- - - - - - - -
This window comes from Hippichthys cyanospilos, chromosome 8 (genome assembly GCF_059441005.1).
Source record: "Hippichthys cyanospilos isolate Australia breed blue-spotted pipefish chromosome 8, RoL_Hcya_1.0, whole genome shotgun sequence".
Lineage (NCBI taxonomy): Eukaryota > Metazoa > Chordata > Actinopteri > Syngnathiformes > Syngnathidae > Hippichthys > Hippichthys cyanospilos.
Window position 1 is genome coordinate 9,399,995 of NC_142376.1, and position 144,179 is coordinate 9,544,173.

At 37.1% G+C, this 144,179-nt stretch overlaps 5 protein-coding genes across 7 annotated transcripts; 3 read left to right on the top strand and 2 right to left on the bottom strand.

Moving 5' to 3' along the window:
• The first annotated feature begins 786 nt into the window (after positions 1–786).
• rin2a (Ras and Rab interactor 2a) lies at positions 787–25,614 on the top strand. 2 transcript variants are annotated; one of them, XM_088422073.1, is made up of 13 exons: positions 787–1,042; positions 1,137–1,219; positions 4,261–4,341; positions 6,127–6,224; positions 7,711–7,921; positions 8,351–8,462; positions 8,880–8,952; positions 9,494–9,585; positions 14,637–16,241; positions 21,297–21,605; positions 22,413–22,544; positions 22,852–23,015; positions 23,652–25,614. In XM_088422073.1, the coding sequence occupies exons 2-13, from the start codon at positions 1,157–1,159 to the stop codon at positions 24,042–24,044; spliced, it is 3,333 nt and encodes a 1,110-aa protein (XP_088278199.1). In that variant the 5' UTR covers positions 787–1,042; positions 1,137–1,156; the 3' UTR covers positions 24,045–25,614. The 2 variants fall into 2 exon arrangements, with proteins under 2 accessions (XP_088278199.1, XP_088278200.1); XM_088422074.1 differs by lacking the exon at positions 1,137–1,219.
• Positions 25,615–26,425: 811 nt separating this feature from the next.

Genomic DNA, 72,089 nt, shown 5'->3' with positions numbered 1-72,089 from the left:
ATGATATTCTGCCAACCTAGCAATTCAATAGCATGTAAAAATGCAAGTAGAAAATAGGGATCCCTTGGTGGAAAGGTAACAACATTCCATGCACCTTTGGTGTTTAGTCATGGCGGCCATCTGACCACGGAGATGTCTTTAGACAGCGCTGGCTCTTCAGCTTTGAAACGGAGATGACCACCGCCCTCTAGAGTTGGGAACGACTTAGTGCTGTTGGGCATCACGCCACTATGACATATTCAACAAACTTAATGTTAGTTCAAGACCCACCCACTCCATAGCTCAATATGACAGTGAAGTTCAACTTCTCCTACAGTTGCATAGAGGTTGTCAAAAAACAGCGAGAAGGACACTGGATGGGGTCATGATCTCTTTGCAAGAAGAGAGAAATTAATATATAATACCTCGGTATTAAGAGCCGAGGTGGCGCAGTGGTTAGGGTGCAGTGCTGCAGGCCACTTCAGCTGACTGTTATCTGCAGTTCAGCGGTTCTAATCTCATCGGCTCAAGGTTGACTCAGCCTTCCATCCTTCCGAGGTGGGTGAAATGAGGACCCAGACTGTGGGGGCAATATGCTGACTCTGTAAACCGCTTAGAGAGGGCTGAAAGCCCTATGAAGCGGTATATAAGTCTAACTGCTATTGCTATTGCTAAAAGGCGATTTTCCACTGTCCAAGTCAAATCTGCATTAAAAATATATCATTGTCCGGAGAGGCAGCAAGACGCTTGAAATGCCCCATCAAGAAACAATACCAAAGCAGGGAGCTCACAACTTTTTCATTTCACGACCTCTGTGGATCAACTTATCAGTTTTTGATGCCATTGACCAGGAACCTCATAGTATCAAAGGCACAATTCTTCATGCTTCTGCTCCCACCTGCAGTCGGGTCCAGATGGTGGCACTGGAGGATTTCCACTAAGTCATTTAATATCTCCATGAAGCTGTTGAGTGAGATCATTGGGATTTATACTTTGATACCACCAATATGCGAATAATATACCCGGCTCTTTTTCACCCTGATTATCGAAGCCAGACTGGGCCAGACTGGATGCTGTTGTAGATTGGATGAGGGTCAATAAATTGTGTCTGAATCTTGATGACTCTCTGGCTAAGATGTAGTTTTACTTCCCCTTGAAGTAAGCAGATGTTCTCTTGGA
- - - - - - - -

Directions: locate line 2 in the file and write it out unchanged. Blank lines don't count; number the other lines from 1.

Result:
Source record: "Hippichthys cyanospilos isolate Australia breed blue-spotted pipefish chromosome 8, RoL_Hcya_1.0, whole genome shotgun sequence".